Female talent celebrated at Underwire short film festival


A still from Woodland by Frances Poletti

Underwire, the only short film festival in the UK dedicated to celebrating and promoting female cinematic talent, will this month be held at the Yard Theatre in Hackney Wick.

The festival was launched in 2010 to give women in the film industry more encouragement and a bigger platform for their work.

It believes a more gender balanced industry would benefit everyone by creating a diversity of perspectives, stories and experiences for audiences.

Festival co-founder Gabriella Apicella describes the situation for women working in film.

She says: “There’s no shortage of women working in the film industry. The problem is making features and being hired by bigger production companies.

“A lot of women make short films because that’s something people can do fairly independently.”

One of the highlights from this year’s programme is a BAFTA masterclass from Morag Ross, an award-winning costume and make up artist who has worked on films such as Orlando and Star Wars.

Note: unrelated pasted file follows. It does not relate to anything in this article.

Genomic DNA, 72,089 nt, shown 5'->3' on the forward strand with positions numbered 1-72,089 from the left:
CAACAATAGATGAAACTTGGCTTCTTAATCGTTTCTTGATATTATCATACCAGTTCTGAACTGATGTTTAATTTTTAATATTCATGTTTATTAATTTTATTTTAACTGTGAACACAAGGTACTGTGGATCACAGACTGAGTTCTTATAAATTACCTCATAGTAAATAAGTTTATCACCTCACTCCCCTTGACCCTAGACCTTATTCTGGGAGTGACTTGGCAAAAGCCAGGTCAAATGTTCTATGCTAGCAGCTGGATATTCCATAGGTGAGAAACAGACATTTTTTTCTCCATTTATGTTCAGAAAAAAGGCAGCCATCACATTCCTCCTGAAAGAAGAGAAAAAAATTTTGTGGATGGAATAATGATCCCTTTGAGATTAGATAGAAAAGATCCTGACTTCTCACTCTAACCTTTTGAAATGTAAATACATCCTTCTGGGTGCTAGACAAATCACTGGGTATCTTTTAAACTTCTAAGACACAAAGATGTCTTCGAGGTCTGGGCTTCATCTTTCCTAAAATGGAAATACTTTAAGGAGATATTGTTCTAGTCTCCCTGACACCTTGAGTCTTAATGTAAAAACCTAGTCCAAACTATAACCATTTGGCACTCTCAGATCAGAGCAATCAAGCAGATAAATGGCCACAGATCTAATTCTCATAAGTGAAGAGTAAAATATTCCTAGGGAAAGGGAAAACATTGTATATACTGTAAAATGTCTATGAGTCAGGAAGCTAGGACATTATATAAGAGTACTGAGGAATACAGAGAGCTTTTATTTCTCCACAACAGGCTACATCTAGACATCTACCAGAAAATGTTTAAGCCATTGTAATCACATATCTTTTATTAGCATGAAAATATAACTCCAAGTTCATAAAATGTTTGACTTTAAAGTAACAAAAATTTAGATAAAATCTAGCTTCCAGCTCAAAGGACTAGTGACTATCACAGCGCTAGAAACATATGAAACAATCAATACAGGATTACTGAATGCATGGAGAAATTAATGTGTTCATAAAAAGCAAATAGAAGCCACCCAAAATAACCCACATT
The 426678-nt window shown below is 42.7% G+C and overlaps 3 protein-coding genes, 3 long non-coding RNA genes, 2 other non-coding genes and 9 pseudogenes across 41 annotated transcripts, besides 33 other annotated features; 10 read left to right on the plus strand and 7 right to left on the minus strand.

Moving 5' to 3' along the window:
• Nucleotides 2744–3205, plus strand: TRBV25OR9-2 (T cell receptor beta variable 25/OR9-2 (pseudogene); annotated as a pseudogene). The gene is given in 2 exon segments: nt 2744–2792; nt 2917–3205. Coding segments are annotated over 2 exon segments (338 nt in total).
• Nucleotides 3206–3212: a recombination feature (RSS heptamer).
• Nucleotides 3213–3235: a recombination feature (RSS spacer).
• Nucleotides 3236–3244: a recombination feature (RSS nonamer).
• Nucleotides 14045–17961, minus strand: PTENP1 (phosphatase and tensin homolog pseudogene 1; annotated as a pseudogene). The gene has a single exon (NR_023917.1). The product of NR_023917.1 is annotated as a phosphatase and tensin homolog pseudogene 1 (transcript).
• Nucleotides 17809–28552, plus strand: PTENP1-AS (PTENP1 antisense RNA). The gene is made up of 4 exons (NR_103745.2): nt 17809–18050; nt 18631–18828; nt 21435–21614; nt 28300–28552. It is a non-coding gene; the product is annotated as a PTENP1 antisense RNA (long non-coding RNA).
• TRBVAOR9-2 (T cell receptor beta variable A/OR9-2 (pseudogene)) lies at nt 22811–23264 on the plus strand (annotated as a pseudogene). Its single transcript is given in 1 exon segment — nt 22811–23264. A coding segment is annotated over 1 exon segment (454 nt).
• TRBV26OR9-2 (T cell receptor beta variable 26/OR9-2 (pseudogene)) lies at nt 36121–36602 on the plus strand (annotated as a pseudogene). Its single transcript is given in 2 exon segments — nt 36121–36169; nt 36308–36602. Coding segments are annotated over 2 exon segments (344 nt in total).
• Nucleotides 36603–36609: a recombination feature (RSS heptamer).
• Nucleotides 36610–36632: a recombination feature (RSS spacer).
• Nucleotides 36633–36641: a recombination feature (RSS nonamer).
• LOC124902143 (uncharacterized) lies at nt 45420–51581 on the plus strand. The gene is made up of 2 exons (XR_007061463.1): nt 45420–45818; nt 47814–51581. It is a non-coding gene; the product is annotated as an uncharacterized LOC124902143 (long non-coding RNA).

There’s also a cinematography programme as well as several panels including one on representing older women in film and another about screen representations of prostitutes.

“While we want to adjust what’s going on behind the camera we’re eager to ensure varied representations of women on screen as well,” explains Apicella.

“It’s about what we see on screen not necessarily being authentic and the effect those representations have on society and how people are led to believe various myths about women because of the stereotypes they see in films like Pretty Woman.”

After last year’s flirtation with south London, Underwire has returned to the east for its fourth year.

“When we started Underwire it was East London based simply because that was where we were most at home.

“The goal of the festival was always about helping filmmakers to develop their careers so it makes sense to move back into a space where we can really make that happen.”

What makes Underwire different from other short film festivals, says Apicella, is that it recognises not just the directors and producers of films but also the writers, cinematographers, editors and other skill areas.

“There’s some extraordinary talent out there and we try to nurture that talent,” she says.

“All of our prizes are to do with either mentoring or training programmes – they’re not just something shiny.”

19-23 November

The Yard Theatre
Unit 2a White Post Lane
Queen’s Yard E9 5EN 

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